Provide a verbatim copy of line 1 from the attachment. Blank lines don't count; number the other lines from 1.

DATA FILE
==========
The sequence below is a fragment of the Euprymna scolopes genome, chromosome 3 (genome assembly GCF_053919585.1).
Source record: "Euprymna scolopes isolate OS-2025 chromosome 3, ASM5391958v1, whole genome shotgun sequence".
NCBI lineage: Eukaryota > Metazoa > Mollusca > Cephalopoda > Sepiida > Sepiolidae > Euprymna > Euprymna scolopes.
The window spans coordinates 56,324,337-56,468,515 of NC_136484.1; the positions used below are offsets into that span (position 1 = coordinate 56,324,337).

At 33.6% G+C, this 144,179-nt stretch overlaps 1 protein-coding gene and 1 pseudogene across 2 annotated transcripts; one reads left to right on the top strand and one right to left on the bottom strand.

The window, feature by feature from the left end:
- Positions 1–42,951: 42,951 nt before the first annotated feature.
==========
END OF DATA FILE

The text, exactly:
The sequence below is a fragment of the Euprymna scolopes genome, chromosome 3 (genome assembly GCF_053919585.1).